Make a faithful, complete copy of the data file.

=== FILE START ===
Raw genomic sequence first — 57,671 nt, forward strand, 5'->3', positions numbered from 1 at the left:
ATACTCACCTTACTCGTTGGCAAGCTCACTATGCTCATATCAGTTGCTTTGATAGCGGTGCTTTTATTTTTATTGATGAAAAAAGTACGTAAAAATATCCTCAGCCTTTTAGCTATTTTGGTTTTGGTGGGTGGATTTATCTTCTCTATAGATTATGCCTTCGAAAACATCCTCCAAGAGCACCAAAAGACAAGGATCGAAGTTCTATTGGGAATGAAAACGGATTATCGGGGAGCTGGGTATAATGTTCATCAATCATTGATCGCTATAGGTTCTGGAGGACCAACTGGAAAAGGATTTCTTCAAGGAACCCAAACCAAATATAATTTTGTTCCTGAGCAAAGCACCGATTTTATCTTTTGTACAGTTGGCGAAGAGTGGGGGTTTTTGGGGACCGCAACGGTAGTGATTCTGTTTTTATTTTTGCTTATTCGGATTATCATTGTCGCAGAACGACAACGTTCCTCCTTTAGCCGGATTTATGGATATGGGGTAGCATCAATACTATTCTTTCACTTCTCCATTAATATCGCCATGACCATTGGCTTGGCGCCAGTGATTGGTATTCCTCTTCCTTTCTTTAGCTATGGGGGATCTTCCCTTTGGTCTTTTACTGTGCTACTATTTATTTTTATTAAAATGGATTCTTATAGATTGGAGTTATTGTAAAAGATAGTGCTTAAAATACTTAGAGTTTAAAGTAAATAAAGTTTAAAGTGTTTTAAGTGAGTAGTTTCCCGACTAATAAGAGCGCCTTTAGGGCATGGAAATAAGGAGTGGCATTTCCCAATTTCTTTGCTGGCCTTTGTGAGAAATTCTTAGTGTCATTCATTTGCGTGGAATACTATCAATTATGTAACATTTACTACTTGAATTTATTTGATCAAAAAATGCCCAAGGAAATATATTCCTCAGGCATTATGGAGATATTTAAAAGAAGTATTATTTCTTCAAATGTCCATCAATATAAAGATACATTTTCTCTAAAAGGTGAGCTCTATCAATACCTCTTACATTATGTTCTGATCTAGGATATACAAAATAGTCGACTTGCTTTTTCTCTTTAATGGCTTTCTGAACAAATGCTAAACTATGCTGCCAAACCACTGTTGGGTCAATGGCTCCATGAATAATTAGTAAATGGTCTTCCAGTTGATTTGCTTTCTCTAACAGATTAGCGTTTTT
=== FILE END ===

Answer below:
Raw genomic sequence first — 57,671 nt, forward strand, 5'->3', positions numbered from 1 at the left:
ATACTCACCTTACTCGTTGGCAAGCTCACTATGCTCATATCAGTTGCTTTGATAGCGGTGCTTTTATTTTTATTGATGAAAAAAGTACGTAAAAATATCCTCAGCCTTTTAGCTATTTTGGTTTTGGTGGGTGGATTTATCTTCTCTATAGATTATGCCTTCGAAAACATCCTCCAAGAGCACCAAAAGACAAGGATCGAAGTTCTATTGGGAATGAAAACGGATTATCGGGGAGCTGGGTATAATGTTCATCAATCATTGATCGCTATAGGTTCTGGAGGACCAACTGGAAAAGGATTTCTTCAAGGAACCCAAACCAAATATAATTTTGTTCCTGAGCAAAGCACCGATTTTATCTTTTGTACAGTTGGCGAAGAGTGGGGGTTTTTGGGGACCGCAACGGTAGTGATTCTGTTTTTATTTTTGCTTATTCGGATTATCATTGTCGCAGAACGACAACGTTCCTCCTTTAGCCGGATTTATGGATATGGGGTAGCATCAATACTATTCTTTCACTTCTCCATTAATATCGCCATGACCATTGGCTTGGCGCCAGTGATTGGTATTCCTCTTCCTTTCTTTAGCTATGGGGGATCTTCCCTTTGGTCTTTTACTGTGCTACTATTTATTTTTATTAAAATGGATTCTTATAGATTGGAGTTATTGTAAAAGATAGTGCTTAAAATACTTAGAGTTTAAAGTAAATAAAGTTTAAAGTGTTTTAAGTGAGTAGTTTCCCGACTAATAAGAGCGCCTTTAGGGCATGGAAATAAGGAGTGGCATTTCCCAATTTCTTTGCTGGCCTTTGTGAGAAATTCTTAGTGTCATTCATTTGCGTGGAATACTATCAATTATGTAACATTTACTACTTGAATTTATTTGATCAAAAAATGCCCAAGGAAATATATTCCTCAGGCATTATGGAGATATTTAAAAGAAGTATTATTTCTTCAAATGTCCATCAATATAAAGATACATTTTCTCTAAAAGGTGAGCTCTATCAATACCTCTTACATTATGTTCTGATCTAGGATATACAAAATAGTCGACTTGCTTTTTCTCTTTAATGGCTTTCTGAACAAATGCTAAACTATGCTGCCAAACCACTGTTGGGTCAATGGCTCCATGAATAATTAGTAAATGGTCTTCCAGTTGATTTGCTTTCTCTAACAGATTAGCGTTTTT